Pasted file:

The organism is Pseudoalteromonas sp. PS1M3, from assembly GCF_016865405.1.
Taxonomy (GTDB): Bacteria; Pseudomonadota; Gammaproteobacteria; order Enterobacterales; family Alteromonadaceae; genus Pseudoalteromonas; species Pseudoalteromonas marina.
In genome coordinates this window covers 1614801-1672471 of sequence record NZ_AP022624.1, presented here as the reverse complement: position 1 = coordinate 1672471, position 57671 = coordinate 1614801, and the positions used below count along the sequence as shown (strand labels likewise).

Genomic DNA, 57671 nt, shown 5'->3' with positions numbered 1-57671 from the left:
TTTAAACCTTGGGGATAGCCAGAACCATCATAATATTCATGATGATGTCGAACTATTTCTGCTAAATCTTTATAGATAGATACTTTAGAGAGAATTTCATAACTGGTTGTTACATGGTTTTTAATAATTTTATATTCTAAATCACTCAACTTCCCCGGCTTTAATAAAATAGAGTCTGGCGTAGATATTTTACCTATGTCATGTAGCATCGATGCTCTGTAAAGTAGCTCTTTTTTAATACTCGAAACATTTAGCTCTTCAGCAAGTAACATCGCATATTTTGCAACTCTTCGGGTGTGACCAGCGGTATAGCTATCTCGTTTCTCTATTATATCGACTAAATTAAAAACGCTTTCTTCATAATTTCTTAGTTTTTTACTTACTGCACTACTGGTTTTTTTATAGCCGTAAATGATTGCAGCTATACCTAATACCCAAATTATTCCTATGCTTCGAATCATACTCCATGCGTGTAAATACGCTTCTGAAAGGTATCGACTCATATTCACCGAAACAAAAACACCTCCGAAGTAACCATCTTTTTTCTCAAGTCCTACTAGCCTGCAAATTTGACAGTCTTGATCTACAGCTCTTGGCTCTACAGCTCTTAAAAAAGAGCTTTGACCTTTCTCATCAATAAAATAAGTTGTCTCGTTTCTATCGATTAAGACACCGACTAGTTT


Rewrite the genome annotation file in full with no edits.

The organism is Pseudoalteromonas sp. PS1M3, from assembly GCF_016865405.1.
Taxonomy (GTDB): Bacteria; Pseudomonadota; Gammaproteobacteria; order Enterobacterales; family Alteromonadaceae; genus Pseudoalteromonas; species Pseudoalteromonas marina.
In genome coordinates this window covers 1614801-1672471 of sequence record NZ_AP022624.1, presented here as the reverse complement: position 1 = coordinate 1672471, position 57671 = coordinate 1614801, and the positions used below count along the sequence as shown (strand labels likewise).

Genomic DNA, 57671 nt, shown 5'->3' with positions numbered 1-57671 from the left:
TTTAAACCTTGGGGATAGCCAGAACCATCATAATATTCATGATGATGTCGAACTATTTCTGCTAAATCTTTATAGATAGATACTTTAGAGAGAATTTCATAACTGGTTGTTACATGGTTTTTAATAATTTTATATTCTAAATCACTCAACTTCCCCGGCTTTAATAAAATAGAGTCTGGCGTAGATATTTTACCTATGTCATGTAGCATCGATGCTCTGTAAAGTAGCTCTTTTTTAATACTCGAAACATTTAGCTCTTCAGCAAGTAACATCGCATATTTTGCAACTCTTCGGGTGTGACCAGCGGTATAGCTATCTCGTTTCTCTATTATATCGACTAAATTAAAAACGCTTTCTTCATAATTTCTTAGTTTTTTACTTACTGCACTACTGGTTTTTTTATAGCCGTAAATGATTGCAGCTATACCTAATACCCAAATTATTCCTATGCTTCGAATCATACTCCATGCGTGTAAATACGCTTCTGAAAGGTATCGACTCATATTCACCGAAACAAAAACACCTCCGAAGTAACCATCTTTTTTCTCAAGTCCTACTAGCCTGCAAATTTGACAGTCTTGATCTACAGCTCTTGGCTCTACAGCTCTTAAAAAAGAGCTTTGACCTTTCTCATCAATAAAATAAGTTGTCTCGTTTCTATCGATTAAGACACCGACTAGTTT